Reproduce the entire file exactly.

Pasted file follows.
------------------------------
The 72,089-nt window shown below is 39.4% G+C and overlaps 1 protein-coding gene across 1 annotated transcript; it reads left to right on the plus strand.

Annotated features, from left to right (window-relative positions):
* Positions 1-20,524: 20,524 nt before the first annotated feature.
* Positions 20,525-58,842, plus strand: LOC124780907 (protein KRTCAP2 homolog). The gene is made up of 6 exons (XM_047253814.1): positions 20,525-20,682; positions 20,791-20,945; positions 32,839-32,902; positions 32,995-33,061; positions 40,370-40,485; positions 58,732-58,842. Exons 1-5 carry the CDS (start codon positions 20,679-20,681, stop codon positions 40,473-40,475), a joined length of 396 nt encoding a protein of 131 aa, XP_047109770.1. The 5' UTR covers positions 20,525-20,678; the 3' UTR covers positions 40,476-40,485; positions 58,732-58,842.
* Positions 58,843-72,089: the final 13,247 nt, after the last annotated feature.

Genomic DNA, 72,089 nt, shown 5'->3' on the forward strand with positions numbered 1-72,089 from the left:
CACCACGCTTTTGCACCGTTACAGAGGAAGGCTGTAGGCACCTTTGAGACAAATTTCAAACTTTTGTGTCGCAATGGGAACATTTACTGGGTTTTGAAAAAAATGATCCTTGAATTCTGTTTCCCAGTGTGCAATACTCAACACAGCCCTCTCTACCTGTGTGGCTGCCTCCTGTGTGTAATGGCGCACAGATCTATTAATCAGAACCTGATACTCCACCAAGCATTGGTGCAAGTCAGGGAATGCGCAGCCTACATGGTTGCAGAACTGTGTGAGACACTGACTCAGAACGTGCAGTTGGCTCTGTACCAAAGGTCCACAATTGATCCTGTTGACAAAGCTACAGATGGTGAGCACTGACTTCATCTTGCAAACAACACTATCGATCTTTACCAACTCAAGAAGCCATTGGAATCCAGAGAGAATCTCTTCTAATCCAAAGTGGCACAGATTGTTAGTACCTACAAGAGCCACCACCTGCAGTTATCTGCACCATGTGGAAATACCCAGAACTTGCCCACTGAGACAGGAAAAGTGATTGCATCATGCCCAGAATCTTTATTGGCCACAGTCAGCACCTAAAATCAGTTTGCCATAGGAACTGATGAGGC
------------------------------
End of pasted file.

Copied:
The 72,089-nt window shown below is 39.4% G+C and overlaps 1 protein-coding gene across 1 annotated transcript; it reads left to right on the plus strand.

Annotated features, from left to right (window-relative positions):
* Positions 1-20,524: 20,524 nt before the first annotated feature.
* Positions 20,525-58,842, plus strand: LOC124780907 (protein KRTCAP2 homolog). The gene is made up of 6 exons (XM_047253814.1): positions 20,525-20,682; positions 20,791-20,945; positions 32,839-32,902; positions 32,995-33,061; positions 40,370-40,485; positions 58,732-58,842. Exons 1-5 carry the CDS (start codon positions 20,679-20,681, stop codon positions 40,473-40,475), a joined length of 396 nt encoding a protein of 131 aa, XP_047109770.1. The 5' UTR covers positions 20,525-20,678; the 3' UTR covers positions 40,476-40,485; positions 58,732-58,842.
* Positions 58,843-72,089: the final 13,247 nt, after the last annotated feature.

Genomic DNA, 72,089 nt, shown 5'->3' on the forward strand with positions numbered 1-72,089 from the left:
CACCACGCTTTTGCACCGTTACAGAGGAAGGCTGTAGGCACCTTTGAGACAAATTTCAAACTTTTGTGTCGCAATGGGAACATTTACTGGGTTTTGAAAAAAATGATCCTTGAATTCTGTTTCCCAGTGTGCAATACTCAACACAGCCCTCTCTACCTGTGTGGCTGCCTCCTGTGTGTAATGGCGCACAGATCTATTAATCAGAACCTGATACTCCACCAAGCATTGGTGCAAGTCAGGGAATGCGCAGCCTACATGGTTGCAGAACTGTGTGAGACACTGACTCAGAACGTGCAGTTGGCTCTGTACCAAAGGTCCACAATTGATCCTGTTGACAAAGCTACAGATGGTGAGCACTGACTTCATCTTGCAAACAACACTATCGATCTTTACCAACTCAAGAAGCCATTGGAATCCAGAGAGAATCTCTTCTAATCCAAAGTGGCACAGATTGTTAGTACCTACAAGAGCCACCACCTGCAGTTATCTGCACCATGTGGAAATACCCAGAACTTGCCCACTGAGACAGGAAAAGTGATTGCATCATGCCCAGAATCTTTATTGGCCACAGTCAGCACCTAAAATCAGTTTGCCATAGGAACTGATGAGGC